Infographic: Blood Cancer Awareness

Leukemia, Lymphoma & Myeloma

Understanding and treating a family of blood cancers.

Blood cancers are the second deadliest form of cancer.

Estimated Deaths in the U.S., 2016

  • Lung & Bronchus Cancer: 158,080
  • Blood Cancers: 58,320
  • Colorectal Cancer: 49,190
  • Pancreatic Cancer: 41,780
  • Breast Cancer: 40,890

Blood cancers come in many forms and are grouped into three major types.


  • Leukemia usually starts in bone marrow.
  • It creates abnormal white blood cells that don't function correctly and crowd out other cells.
  • There are 4 major types of leukemia:
    • Acute lymphocytic leukemia (ALL)
    • Acute myelogenous leukemia (AML)
    • Chronic lymphocytic leukemia (CLL)
    • Chronic myelogenous leukemia (CML)
  • These can be acute (progresses rapidly) or chronic (progresses slowly).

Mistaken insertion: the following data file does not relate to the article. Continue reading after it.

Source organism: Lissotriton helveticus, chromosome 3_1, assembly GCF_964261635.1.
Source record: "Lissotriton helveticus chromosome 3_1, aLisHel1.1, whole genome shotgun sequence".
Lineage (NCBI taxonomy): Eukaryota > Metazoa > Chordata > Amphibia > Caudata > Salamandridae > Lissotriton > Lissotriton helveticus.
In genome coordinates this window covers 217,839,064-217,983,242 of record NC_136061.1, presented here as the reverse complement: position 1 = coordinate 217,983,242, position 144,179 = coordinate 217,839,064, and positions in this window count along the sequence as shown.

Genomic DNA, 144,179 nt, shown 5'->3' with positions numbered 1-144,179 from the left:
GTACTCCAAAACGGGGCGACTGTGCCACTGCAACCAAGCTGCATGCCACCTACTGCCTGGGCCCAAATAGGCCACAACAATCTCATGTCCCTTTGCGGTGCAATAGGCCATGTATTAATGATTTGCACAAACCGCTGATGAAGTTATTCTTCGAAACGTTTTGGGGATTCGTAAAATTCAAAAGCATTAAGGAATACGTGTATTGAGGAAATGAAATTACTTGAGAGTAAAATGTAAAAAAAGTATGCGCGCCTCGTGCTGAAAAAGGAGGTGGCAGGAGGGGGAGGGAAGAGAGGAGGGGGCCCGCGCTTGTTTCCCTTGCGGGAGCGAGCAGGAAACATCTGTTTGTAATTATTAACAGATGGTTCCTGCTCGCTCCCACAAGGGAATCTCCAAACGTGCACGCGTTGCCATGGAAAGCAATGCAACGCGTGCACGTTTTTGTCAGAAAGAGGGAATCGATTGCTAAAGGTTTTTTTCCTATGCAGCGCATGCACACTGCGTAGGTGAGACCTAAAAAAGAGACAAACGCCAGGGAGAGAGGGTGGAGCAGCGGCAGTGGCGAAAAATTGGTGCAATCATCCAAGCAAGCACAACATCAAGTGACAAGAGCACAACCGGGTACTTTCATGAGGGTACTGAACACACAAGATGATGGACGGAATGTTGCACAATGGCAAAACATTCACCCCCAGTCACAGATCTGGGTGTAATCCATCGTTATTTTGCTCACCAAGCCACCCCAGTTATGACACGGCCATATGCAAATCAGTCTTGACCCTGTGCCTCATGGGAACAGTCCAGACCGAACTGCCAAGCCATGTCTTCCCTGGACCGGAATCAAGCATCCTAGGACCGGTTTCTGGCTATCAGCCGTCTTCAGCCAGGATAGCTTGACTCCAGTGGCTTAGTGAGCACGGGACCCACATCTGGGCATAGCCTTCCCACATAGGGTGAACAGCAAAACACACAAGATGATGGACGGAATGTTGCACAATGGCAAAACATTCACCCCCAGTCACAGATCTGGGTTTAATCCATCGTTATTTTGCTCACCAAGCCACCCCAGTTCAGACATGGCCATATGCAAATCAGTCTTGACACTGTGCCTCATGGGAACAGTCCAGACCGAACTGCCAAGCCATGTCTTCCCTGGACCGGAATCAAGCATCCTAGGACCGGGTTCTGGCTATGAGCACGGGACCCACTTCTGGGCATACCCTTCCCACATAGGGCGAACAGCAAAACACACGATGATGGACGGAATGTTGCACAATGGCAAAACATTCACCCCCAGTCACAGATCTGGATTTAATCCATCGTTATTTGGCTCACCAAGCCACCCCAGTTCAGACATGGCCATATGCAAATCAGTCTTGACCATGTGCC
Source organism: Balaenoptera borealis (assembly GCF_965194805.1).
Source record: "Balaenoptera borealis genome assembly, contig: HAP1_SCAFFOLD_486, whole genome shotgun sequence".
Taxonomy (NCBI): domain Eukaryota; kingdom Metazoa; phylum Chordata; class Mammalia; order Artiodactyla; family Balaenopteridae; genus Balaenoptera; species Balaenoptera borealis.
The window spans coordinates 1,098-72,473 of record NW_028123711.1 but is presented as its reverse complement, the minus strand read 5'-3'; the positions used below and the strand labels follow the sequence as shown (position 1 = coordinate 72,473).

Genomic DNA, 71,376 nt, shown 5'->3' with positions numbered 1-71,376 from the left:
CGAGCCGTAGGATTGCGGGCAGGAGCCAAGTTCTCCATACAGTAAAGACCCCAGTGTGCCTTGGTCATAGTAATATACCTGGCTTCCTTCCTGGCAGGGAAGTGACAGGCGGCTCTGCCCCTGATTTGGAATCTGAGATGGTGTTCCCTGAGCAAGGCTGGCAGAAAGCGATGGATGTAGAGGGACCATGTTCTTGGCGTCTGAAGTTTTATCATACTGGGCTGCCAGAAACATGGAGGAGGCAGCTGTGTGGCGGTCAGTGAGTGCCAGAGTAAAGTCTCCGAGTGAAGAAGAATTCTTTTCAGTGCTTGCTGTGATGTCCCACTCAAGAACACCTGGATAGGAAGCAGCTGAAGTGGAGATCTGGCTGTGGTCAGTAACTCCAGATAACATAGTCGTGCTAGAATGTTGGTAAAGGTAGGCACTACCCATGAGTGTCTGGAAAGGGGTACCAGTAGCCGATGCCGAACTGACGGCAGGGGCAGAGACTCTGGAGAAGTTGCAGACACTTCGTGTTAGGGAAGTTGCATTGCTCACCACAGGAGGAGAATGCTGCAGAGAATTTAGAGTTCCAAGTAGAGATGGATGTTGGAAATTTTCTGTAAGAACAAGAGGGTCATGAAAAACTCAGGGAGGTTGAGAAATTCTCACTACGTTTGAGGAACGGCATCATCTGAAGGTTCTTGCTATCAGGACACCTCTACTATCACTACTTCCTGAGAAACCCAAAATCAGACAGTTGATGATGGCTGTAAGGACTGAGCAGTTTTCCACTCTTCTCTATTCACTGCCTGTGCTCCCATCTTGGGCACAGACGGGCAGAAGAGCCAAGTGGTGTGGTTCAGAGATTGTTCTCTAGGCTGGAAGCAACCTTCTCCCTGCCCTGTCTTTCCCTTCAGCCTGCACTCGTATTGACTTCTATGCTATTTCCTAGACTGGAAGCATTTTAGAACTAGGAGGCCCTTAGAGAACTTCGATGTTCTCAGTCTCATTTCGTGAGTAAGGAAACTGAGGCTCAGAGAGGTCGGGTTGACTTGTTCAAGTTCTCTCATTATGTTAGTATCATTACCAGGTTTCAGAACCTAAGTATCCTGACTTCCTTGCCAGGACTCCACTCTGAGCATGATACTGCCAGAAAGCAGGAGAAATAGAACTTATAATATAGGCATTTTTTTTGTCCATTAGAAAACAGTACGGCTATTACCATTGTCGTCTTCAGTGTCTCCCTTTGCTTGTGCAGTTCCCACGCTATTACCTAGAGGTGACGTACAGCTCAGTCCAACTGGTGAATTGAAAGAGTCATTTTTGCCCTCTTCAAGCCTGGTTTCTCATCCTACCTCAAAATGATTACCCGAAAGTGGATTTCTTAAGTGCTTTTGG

60,000 new cases each year


  • Lymphomas start in the lymphatic system, which is part of the circulatory and immune systems of the body.
  • It creates abnormal white blood cells that grow and form masses and weaken the immune system.
  • Hodgkin lymphoma is one of the most curable cancers.
  • Non-Hodgkin lymphomas are a group of related cancers that can be fast or slow growing.

81,000 new cases each year


  • Myeloma typically starts in the bone marrow.
  • It consists of plasma cells, a type of white blood cell in bone marrow that is responsible for antibody production.
  • There are many forms, the most common being multiple myeloma.
  • Patients may have no symptoms in early stages.

30,000 new cases each year

A variety of treatment options are available depending on type.

  • Chemotherapy
  • Radiation
  • Bone marrow transplant
  • Targeted therapy
  • Biological therapy

You can help. Consider donating blood at a local blood donation center or registering as a bone marrow donor through the national Be The Match registry to directly help blood cancer patients.